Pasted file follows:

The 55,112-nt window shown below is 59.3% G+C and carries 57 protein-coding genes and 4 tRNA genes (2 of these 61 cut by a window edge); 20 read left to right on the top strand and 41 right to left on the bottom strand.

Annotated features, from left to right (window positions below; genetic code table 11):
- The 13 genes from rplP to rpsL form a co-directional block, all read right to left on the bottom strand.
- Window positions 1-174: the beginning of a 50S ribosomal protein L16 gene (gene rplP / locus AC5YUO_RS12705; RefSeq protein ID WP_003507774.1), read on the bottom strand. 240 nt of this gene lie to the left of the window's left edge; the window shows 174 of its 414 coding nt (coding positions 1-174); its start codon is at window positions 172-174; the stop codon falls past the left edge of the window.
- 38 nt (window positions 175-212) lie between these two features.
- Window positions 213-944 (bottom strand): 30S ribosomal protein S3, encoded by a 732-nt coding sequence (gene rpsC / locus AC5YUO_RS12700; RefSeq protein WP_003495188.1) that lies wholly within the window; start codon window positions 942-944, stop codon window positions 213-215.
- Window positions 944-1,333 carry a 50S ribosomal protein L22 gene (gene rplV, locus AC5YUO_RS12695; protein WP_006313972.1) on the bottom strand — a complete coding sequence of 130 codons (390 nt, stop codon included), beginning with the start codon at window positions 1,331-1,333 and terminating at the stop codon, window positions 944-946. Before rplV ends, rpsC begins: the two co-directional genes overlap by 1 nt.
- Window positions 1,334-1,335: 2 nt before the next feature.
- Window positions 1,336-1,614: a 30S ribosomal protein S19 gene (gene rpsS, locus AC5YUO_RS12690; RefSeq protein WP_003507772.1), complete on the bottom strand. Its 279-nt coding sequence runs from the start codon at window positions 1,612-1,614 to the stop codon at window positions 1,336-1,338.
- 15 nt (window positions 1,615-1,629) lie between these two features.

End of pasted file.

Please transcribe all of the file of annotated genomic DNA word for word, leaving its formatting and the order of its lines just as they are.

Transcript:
The 55,112-nt window shown below is 59.3% G+C and carries 57 protein-coding genes and 4 tRNA genes (2 of these 61 cut by a window edge); 20 read left to right on the top strand and 41 right to left on the bottom strand.

Annotated features, from left to right (window positions below; genetic code table 11):
- The 13 genes from rplP to rpsL form a co-directional block, all read right to left on the bottom strand.
- Window positions 1-174: the beginning of a 50S ribosomal protein L16 gene (gene rplP / locus AC5YUO_RS12705; RefSeq protein ID WP_003507774.1), read on the bottom strand. 240 nt of this gene lie to the left of the window's left edge; the window shows 174 of its 414 coding nt (coding positions 1-174); its start codon is at window positions 172-174; the stop codon falls past the left edge of the window.
- 38 nt (window positions 175-212) lie between these two features.
- Window positions 213-944 (bottom strand): 30S ribosomal protein S3, encoded by a 732-nt coding sequence (gene rpsC / locus AC5YUO_RS12700; RefSeq protein WP_003495188.1) that lies wholly within the window; start codon window positions 942-944, stop codon window positions 213-215.
- Window positions 944-1,333 carry a 50S ribosomal protein L22 gene (gene rplV, locus AC5YUO_RS12695; protein WP_006313972.1) on the bottom strand — a complete coding sequence of 130 codons (390 nt, stop codon included), beginning with the start codon at window positions 1,331-1,333 and terminating at the stop codon, window positions 944-946. Before rplV ends, rpsC begins: the two co-directional genes overlap by 1 nt.
- Window positions 1,334-1,335: 2 nt before the next feature.
- Window positions 1,336-1,614: a 30S ribosomal protein S19 gene (gene rpsS, locus AC5YUO_RS12690; RefSeq protein WP_003507772.1), complete on the bottom strand. Its 279-nt coding sequence runs from the start codon at window positions 1,612-1,614 to the stop codon at window positions 1,336-1,338.
- 15 nt (window positions 1,615-1,629) lie between these two features.